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HMRC doubles down on agent webchat

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The tax authority has told agents it will continue to funnel less complex SA and PAYE queries to its webchat service beyond the 31‌‌‌ ‌‌January return deadline, persisting with its push away from telephone helplines and towards digital services.

30th Jan 2024
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In an email to agents, HMRC stated that its Agent Dedicated Line (ADL) webchat services would continue beyond this year’s self assessment (SA) tax return deadline, with the option to “progress chase” repayments and refunds within HMRC’s expected parameters removed with immediate effect.

Webchat for agents was initially introduced in December 2023 following an HMRC decision to screen calls to its agent helpline. In the run-up to the 31 January deadline, agent calls would only be handled if they were deemed a “priority”, with queries that didn’t make the cut directed online – a temporary move that now seems to have become more permanent.

The decision is in line with HMRC’s ambition to funnel more agent queries through digital channels to meet its target of reducing phone helpline volume by almost a third. In September 2023, HMRC wrote to agents to inform them that the ADL 10-minute call-answering target would be removed, with further restrictions placed on the helpline in place from 11 December.

Webchat remains

An HMRC spokesperson told AccountingWEB: “Following positive feedback, we are retaining [the webchat] service after 31 January to help agents with SA queries and PAYE repayment queries. While we encourage agents to use our online tools, our Agent Dedicated Line will continue to support those who need to call us with complex or urgent queries.”

The spokesperson went on to state that around 15,000 agents currently use its webchat each month, with the service handling approximately 40% of all agent SA queries. 

Agents can access the SA ADL webchat service via HMRC’s digital assistant or can continue to call the ADL.

“We understand that some agents will have complex or urgent SA queries and will need to speak to one of our advisers,” added HMRC’s email. “They can still call our ADL, selecting option 1 from the menu if needed.”

HMRC’s PAYE webchat service will also continue, focusing on repayment queries, and can be accessed through the PAYE digital assistant tool. Agents with PAYE coding queries or complex PAYE queries can also call the ADL, selecting option 2 from the menu. 

Repayment queries and progress chasing

In the same email, the Revenue added that it is also changing the way it deals with agents chasing SA, PAYE and Payment Protection Insurance (PPI) tax relief repayments on the ADL with immediate effect.

HMRC stated that from‌‌‌ ‌‌1‌‌‌ ‌‌February 2024, all agents who wish to progress chase repayment queries should consult its “Where’s my reply?” tool first before getting in touch. HMRC added a handy definition of progress chasing, which it sees as “contacting us specifically to find out when the repayment claim is likely to be processed or paid”.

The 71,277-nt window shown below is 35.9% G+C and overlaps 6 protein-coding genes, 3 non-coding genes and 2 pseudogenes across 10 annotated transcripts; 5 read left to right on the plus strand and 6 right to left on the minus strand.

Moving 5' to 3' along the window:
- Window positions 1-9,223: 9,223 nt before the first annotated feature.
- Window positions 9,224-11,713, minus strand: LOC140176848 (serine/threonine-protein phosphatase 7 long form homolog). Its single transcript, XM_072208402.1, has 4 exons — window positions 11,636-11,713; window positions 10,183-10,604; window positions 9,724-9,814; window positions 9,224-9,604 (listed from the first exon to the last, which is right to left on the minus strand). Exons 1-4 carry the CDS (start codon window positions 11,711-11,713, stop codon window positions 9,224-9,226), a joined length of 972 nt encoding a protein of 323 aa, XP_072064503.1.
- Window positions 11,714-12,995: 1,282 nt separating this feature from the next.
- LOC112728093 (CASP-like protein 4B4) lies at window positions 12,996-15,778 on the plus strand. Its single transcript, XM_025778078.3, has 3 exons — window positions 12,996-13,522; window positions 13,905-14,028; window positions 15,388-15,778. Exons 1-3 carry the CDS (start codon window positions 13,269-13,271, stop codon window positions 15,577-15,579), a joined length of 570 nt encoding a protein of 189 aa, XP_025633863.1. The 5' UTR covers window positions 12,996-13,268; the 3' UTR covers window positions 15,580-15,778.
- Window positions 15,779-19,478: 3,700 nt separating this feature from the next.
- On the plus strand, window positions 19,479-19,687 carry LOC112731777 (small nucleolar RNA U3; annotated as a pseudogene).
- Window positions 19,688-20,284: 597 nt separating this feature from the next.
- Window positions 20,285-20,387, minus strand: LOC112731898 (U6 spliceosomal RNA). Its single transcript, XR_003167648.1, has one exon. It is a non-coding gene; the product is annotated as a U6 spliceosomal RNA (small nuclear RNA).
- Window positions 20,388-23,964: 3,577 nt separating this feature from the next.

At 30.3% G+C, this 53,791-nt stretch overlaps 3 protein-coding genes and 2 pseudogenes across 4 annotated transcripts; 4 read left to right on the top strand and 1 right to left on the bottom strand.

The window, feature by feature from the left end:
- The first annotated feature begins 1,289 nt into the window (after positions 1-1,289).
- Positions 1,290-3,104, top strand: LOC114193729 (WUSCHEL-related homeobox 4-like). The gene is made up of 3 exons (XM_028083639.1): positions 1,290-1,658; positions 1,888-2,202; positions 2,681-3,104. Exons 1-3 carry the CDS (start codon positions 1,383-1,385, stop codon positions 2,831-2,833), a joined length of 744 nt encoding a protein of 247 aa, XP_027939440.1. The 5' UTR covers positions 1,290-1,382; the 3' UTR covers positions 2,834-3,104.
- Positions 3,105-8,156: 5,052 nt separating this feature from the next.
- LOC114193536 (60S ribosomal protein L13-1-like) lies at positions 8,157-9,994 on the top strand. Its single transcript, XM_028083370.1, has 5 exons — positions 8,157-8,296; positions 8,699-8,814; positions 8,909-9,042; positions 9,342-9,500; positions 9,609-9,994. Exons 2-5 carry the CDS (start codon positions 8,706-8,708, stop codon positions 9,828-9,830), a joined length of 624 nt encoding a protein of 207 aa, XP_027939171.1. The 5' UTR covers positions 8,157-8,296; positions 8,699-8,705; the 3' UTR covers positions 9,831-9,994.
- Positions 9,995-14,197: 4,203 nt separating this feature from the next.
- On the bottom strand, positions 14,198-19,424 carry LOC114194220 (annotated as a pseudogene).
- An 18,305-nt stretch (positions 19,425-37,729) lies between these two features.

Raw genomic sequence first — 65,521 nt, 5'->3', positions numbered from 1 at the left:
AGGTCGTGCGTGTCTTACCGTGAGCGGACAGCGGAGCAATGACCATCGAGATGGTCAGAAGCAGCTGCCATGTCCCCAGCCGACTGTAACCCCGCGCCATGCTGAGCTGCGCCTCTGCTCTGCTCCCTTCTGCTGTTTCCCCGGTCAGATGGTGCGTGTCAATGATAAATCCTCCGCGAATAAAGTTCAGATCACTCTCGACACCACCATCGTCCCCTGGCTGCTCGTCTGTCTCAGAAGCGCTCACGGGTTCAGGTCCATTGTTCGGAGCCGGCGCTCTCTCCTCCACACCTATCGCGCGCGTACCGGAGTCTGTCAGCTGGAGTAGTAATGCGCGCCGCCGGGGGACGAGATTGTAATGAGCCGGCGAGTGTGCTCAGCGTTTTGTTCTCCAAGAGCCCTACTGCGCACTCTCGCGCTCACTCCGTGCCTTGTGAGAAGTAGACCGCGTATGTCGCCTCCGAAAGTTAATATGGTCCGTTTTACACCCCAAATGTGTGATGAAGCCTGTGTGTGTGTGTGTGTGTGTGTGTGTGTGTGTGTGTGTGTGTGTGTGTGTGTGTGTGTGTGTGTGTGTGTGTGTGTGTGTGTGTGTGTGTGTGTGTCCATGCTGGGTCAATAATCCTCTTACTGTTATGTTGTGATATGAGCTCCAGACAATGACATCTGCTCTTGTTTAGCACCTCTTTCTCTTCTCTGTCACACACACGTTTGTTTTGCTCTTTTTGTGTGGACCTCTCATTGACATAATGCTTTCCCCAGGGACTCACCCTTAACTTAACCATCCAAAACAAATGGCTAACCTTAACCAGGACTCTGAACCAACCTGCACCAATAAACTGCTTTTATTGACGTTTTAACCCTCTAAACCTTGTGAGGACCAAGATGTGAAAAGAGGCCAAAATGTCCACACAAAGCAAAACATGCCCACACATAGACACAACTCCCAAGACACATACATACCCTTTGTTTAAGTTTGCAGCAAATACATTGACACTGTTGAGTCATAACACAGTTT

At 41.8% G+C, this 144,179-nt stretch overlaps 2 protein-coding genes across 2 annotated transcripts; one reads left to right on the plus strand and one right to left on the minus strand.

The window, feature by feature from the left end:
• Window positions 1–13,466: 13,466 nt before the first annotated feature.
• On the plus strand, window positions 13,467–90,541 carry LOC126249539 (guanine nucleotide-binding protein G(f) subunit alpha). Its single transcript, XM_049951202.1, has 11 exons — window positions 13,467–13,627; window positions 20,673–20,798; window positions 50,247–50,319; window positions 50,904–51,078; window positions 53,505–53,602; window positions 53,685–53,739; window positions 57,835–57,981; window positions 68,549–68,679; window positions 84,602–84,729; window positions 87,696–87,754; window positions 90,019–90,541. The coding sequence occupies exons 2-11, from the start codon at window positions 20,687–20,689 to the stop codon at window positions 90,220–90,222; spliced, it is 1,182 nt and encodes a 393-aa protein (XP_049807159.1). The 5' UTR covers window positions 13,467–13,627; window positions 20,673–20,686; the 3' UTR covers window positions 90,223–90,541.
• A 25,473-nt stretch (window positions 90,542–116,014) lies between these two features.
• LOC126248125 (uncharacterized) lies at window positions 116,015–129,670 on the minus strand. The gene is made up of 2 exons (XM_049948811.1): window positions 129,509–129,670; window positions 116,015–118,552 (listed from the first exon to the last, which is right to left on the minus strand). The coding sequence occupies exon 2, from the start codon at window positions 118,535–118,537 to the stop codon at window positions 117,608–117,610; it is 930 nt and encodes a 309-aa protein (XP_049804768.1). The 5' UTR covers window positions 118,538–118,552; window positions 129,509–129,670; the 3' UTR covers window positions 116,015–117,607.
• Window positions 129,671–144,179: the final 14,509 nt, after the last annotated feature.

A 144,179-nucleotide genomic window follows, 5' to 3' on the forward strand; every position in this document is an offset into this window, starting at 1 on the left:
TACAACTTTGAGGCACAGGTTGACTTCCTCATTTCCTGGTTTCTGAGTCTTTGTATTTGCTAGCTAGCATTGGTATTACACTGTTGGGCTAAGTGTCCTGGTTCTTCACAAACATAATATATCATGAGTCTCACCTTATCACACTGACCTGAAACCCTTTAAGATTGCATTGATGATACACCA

“The majority of repayments are being made well within our service level agreements,” said the email. “However, more than a third of calls to the ADL are from repayment agents progress chasing an SA, PAYE or PPI tax relief repayment, often within a few weeks of the claim being submitted and sometimes in large quantities. This prevents advisers from helping agents with more complex or urgent enquiries.

“We are therefore taking steps to limit progress chasing contact where we can, while still offering an effective service to those agents who need it.”

HMRC’s “Where’s my reply?” tool gives an estimated date as to when HMRC expects to process a repayment claim. According to the Revenue’s message, if the expected date of processing shown has not passed, its advisers will be unable to help with the query. If the date has passed, agents can contact HMRC to check the status of their repayment claim.

From 1‌‌‌ ‌‌February 2024, if an agent wishes to progress chase a PAYE repayment once the date on “Where’s my reply?” has passed, this must be done using the PAYE webchat service only.

For SA repayments, if a repayment has been selected for security checks, HMRC may ask agents to wait a further 12 weeks before contacting them again to allow time for those checks to take place. 

‘Death by a thousand cuts’

Complaints about extended call-waiting times have dogged HMRC during the current tax system, with accountants venting their frustration about the insufficient support provided by the tax authority. 

In an Any Answers thread opened shortly after the webchat extension email landed in agents’ inboxes, AccountingWEB members offered their verdicts on the news.

AccountingWEB member mbee1 stated: “The first time I used it, it worked well. It was 8am in the morning and I didn’t have to wait very long.” However, they added that some staff had joined the webchat queue with more than 200 people in front of them.